A ranked list of all EA-relevant (audio)books I've read

This has been discussed on lw here:

Strong opinions on both sides, with a majority of people currently thinking about current karma levels occasionally but not always.

Were the Great Tragedies of History “Mere Ripples”?

It seems fine to switch between critiquing the movement and critiquing the philosophy, but I think it'd be better if the switch was made clear.


There are many longtermists that don't hold these views (eg. Will MacAskill is literally about to publish the book on longtermism and doesn't think we're at an especially influential time in history, and patient philanthropy gets taken seriously by lots of longtermists).

Yeah this seems right, maybe with the caveat that Will has (as far as I know) mostly expressed skepticism about this being the most influential century, and I'd guess he does think this century is unusually influential, or at least unusually likely to be unusually influential.

And yes, I also agree that the quoted views are very extreme, and that longtermists at most hold weaker versions of them.

Were the Great Tragedies of History “Mere Ripples”?

Granted, there are probably longtermists that do hold these views, but these views are not longtermism. I don’t know whether Bostrom (whose views seems to be the focus of the book) holds these views. Even if he does, these views are not longtermism

I haven't read the top-level post (thanks for summarising!); but in general, I think this is a weak counterargument. If most people in a movement (or academic field, or political party, etc) holds a rare belief X, it's perfectly fair to criticise the movement for believing X. If the movement claims that X isn't a necessary part of their ideology, it's polite for a critic to note that X isn't necessarily endorsed as the stated ideology, but it's important that their critique of the movement is still taken seriously. Otherwise, any movement can choose a definition that avoids mentioning the most objectionable part of their ideology without changing their beliefs or actions. (Similar to the motte-and-bailey fallacy). In this case, the author seems to be directly worried about longtermists' beliefs and actions; he isn't just disputing the philosophy.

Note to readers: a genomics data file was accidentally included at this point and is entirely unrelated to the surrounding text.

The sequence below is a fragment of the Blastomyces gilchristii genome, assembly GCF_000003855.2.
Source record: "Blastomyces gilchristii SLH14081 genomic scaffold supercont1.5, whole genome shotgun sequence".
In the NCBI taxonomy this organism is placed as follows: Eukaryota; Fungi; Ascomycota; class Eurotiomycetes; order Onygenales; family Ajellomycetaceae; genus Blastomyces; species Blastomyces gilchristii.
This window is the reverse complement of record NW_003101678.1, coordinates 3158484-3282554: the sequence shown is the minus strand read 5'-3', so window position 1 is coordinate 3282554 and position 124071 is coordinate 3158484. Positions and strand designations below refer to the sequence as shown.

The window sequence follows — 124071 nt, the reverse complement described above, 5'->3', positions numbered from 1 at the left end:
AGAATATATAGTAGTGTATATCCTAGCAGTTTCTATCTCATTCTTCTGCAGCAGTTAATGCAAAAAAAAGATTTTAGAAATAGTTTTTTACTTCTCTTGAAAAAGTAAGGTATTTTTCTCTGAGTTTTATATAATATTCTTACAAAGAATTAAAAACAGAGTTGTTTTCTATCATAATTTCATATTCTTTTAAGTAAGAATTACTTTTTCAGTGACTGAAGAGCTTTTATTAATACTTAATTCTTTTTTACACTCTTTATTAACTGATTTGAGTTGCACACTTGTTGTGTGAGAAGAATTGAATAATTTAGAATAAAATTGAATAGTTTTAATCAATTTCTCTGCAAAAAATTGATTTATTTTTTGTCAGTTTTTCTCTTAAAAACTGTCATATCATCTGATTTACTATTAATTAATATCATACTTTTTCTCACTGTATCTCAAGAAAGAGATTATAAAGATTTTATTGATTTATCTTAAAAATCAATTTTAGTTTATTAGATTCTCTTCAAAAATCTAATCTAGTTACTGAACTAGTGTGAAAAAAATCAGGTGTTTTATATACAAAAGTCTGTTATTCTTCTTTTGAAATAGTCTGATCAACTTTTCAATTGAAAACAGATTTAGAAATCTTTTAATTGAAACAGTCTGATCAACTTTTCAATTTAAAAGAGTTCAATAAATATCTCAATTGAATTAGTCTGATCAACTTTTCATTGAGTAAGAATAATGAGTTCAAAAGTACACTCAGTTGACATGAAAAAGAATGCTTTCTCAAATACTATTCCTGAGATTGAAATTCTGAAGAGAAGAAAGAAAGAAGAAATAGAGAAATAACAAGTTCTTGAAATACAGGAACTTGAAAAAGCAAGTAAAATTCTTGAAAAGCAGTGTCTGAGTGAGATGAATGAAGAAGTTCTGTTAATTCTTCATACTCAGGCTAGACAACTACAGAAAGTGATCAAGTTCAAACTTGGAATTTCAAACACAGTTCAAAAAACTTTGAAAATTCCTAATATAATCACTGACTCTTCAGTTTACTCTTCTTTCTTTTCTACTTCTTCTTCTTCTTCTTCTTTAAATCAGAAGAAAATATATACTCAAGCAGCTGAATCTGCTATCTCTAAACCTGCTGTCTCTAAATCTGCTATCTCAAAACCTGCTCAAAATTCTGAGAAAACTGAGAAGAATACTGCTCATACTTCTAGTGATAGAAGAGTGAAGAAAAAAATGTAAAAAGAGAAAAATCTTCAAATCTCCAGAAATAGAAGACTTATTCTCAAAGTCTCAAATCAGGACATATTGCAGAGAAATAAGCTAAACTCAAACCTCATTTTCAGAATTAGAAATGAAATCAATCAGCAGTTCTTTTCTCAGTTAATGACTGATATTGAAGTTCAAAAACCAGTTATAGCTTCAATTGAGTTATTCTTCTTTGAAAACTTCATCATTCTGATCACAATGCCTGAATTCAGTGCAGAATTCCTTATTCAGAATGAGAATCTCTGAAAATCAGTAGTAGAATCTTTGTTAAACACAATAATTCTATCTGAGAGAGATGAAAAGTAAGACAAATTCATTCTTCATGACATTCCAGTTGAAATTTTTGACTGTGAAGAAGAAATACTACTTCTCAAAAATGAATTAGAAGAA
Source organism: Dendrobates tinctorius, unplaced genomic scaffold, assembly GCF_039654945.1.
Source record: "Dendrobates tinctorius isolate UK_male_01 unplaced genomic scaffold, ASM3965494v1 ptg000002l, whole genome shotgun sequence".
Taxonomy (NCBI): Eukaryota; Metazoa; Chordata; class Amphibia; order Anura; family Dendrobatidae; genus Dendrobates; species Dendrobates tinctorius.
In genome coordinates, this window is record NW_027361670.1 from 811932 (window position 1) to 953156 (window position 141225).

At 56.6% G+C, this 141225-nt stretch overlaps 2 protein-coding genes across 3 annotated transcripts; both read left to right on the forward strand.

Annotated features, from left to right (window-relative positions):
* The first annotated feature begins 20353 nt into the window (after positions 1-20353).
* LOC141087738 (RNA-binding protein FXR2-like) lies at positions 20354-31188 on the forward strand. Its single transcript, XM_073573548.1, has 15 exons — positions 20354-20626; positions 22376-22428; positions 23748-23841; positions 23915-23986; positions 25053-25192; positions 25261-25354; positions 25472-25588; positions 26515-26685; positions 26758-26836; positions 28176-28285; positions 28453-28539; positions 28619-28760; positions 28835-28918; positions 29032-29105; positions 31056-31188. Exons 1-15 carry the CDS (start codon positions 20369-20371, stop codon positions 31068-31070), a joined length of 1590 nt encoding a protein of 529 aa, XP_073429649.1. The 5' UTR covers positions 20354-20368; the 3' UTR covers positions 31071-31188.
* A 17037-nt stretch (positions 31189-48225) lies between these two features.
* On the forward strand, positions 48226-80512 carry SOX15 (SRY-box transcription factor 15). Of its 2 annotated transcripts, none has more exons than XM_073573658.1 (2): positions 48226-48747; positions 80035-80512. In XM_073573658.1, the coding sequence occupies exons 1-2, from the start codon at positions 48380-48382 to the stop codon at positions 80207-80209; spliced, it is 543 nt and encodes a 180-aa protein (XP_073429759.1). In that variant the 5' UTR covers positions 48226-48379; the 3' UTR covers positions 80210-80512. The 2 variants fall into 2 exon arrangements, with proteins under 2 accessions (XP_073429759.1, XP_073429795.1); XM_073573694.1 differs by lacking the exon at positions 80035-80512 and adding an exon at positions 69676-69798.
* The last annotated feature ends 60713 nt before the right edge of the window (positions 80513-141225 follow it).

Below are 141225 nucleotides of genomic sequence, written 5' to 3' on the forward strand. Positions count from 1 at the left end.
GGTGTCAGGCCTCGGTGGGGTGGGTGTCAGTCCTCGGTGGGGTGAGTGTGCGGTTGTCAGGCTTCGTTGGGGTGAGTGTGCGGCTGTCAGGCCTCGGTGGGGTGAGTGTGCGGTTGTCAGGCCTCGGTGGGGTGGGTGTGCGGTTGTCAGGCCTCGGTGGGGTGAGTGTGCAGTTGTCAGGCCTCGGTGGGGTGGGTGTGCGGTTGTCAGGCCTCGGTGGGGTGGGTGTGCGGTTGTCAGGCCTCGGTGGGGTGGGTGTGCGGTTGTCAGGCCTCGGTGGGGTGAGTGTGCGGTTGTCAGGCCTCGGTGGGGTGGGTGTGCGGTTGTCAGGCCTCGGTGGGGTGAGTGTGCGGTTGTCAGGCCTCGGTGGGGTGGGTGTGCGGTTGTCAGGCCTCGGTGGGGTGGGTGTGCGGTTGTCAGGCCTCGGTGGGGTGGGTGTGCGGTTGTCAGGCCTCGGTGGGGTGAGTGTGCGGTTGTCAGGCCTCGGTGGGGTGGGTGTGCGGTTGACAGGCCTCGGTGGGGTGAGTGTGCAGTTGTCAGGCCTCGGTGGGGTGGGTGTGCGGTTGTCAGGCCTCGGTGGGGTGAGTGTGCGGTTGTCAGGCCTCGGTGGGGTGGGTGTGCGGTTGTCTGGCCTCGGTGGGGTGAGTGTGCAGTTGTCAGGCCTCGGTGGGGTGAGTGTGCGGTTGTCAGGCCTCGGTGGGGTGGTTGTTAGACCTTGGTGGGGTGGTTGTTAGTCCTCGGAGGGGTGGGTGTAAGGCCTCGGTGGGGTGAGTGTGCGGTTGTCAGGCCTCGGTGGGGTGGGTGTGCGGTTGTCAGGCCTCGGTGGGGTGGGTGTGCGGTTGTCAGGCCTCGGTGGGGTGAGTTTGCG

Scope-sensitive ethics: capturing the core intuition motivating utilitarianism

As a toy example, say that  is some bounded sigmoid function, and my utility function is to maximize ; it's always going to be the case that  so I am in some sense scope sensitive, but I don't think I'm open to Pascal's mugging

This seems right to me.

I think it means that there is something which we value linearly, but that thing might be a complicated function of happiness, preference satisfaction, etc.

Yeah, I have no quibbles with this. FWIW, I personally didn't  interpret the passage as saying this, so if that's what's meant, I'd recommend reformulating.

(To gesture at where I'm coming from: "in expectation bring about more paperclips" seems much more specific than "in expectation increase some function defined over the number of paperclips"; and I assumed that this statement was similar, except pointing towards the physical structure of "intuitively valuable aspects of individual lives" rather than the physical structure of "paperclips". In particular, "intuitively valuable aspects of individual lives" seems like a local phenomena rather than something defined over world-histories, and you kind of need to define your utility function over world-histories to represent risk-aversion.)

Lessons from my time in Effective Altruism

I agree it's partly a lucky coincidence, but I also count it as some general evidence. Ie., insofar as careers are unpredictable, up-skilling in a single area may be a bit less reliably good than expected, compared with placing yourself in a situation where you get exposed to lots of information and inspiration that's directly relevant to things you care about. (That last bit is unfortunately vague, but seems to gesture at something that there's more of in direct work.)

Scope-sensitive ethics: capturing the core intuition motivating utilitarianism

Endorsing actions which, in expectation, bring about more intuitively valuable aspects of individual lives (e.g. happiness, preference-satisfaction, etc), or bring about fewer intuitively disvaluable aspects of individual lives

If this is the technical meaning of "in expectation", this brings in a lot of baggage. I think it implicitly means that you value those things ~linearly in their amount (which makes the second statement superfluous?), and it opens you up to pascal's mugging.